MICHELE NORRIS, host:
Even as it challenges the get-tough approach to illegal immigration taken in Arizona, the Obama administration has been waging something of a crackdown of its own. The federal government is quietly deporting hundreds of thousands of illegal immigrants and scrutinizing hundreds of employers suspected of hiring them. So far, the moves have earned the administration little credit with opponents of illegal immigration, but plenty of complaints from affected communities.
NPR's Scott Horsley reports.
SCOTT HORSLEY: President Obama told an audience at American University this month it's just not possible to round up and deport all the illegal immigrants in the United States. At the same time, he said his administration would not turn a blind eye to those whod entered this country illegally.
President BARACK OBAMA: No matter how decent they are, no matter their reasons, the 11 million who broke these laws should be held accountable.
HORSLEY: In fact, the federal government under President Obama has steadily increased the deportation of illegal immigrants. The Immigration and Customs Enforcement Agency says it's on a pace to expel some 400,000 people this year eight percent more than the last year of the Bush administration.
ICE spokesman Richard Rocha says the agency is not only deporting more immigrants, it's increasingly targeting those who've also broken other laws.
Mr. RICHARD ROCHA (Spokesman, ICE): More and more, the people who we're removing are criminal aliens, so that means they've been convicted of some sort of crime.
HORSLEY: The government is expanding a program called Secure Communities, now in use in about 450 cities. Rocha says police in those communities now match the fingerprints of everyone they arrest against a federal immigration database.
Mr. ROCHA: With that information, we're able to actively identify who someone is and we're able to prioritize them depending on the types of crimes they committed and remove them.
HORSLEY: The agency says 50 percent of the immigrants deported this year have had some kind of criminal record. That's up from about 30 percent two years ago.
But Clarissa Martinez of the National Council of La Raza complains the government doesn't provide a breakdown of what those crimes are.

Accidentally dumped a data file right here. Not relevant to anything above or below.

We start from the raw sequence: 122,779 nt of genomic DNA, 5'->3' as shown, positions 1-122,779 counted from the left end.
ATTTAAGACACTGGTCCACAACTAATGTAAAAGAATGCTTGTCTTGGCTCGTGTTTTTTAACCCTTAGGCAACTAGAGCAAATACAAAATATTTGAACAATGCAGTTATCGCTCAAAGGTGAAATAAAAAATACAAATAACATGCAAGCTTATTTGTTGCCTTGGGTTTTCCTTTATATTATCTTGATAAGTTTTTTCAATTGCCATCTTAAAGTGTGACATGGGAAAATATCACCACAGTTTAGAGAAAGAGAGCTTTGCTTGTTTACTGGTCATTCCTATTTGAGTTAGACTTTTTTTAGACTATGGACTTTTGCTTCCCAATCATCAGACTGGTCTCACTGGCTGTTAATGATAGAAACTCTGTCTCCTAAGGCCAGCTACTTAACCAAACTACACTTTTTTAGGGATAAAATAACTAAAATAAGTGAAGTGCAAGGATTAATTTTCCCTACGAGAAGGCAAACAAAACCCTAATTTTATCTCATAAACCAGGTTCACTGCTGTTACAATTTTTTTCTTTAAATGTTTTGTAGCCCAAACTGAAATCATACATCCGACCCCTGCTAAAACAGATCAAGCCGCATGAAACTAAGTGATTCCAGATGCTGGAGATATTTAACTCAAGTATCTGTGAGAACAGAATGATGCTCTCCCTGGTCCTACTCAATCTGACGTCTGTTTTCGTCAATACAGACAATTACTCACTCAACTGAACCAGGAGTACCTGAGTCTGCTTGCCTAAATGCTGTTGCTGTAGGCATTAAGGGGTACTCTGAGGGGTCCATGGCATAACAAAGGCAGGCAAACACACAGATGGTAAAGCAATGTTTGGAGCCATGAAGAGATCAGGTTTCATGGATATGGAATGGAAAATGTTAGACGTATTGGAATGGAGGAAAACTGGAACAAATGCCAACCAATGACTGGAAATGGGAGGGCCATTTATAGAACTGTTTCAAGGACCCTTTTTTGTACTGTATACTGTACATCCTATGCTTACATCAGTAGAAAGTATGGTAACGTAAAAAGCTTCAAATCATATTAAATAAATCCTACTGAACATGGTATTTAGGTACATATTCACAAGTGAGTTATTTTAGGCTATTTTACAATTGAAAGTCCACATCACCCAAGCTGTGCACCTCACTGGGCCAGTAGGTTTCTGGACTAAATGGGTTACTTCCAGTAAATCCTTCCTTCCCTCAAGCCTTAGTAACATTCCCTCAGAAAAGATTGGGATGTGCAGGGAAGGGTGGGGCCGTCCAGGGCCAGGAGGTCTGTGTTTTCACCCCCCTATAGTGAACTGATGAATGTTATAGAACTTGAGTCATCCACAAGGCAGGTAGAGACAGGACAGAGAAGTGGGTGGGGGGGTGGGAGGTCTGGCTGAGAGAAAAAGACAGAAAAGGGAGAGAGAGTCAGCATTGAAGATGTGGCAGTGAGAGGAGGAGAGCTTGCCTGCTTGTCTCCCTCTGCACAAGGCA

Ms. CLARISSA MARTINEZ (National Council of La Raza): Its almost become the broken taillight syndrome where people may be stopped because they have a broken taillight or something similar and then they end up getting caught up in this immigration dragnet.
(Soundbite of protesters)
HORSLEY: Immigrant rights activists protested the increased deprtations outside the White House this afternoon. Meanwhile, Arizonas two Republican senators say the federal government should be putting more resources into securing the border rather than taking their state to court.
Mr. Obama is also targeting employers who hire illegal immigrants. Over the last two years, there's been a nearly six-fold increase in employer fines.
Pres. OBAMA: Ultimately, if the demand for undocumented workers falls, the incentive for people to come here illegally will decline as well.
HORSLEY: Illinois Congressman Luis Gutierrez is a Democrat. He supports a more comprehensive approach to immigration reform.
Representative LUIS GUTIERREZ (Democrat, Illinois): Enforcement, in and of itself, will not end illegal immigration as we know it. But this administration has been about enforcement, enforcement, enforcement, enforcement.
HORSLEY: Gutierrez expects the administration is trying to earn credibility with hardcore opponents of illegal immigration in hopes they'll come around to supporting compromised legislation. So far, though, not one Republican senator has come out in favor of a comprehensive approach. And Gutierrez thinks stronger enforcement is the wrong way to win them over.
Rep. GUTIERREZ: You can close down that border between the United States and Mexico. You could put piranhas in the water. You can electrify the fence, you can put a National Guardsman every three to four feet, and you want to know something? You still won't bring about the reform of our immigration system. They don't care.
HORSLEY: In other words, immigration is becoming one more issue on which President Obama's effort to find the middle ground has meant taking fire from all sides.
Scott Horsley, NPR News, the White House.
NPR transcripts are created on a rush deadline by Verb8tm, Inc., an NPR contractor, and produced using a proprietary transcription process developed with NPR. This text may not be in its final form and may be updated or revised in the future. Accuracy and availability may vary. The authoritative record of NPR’s programming is the audio record.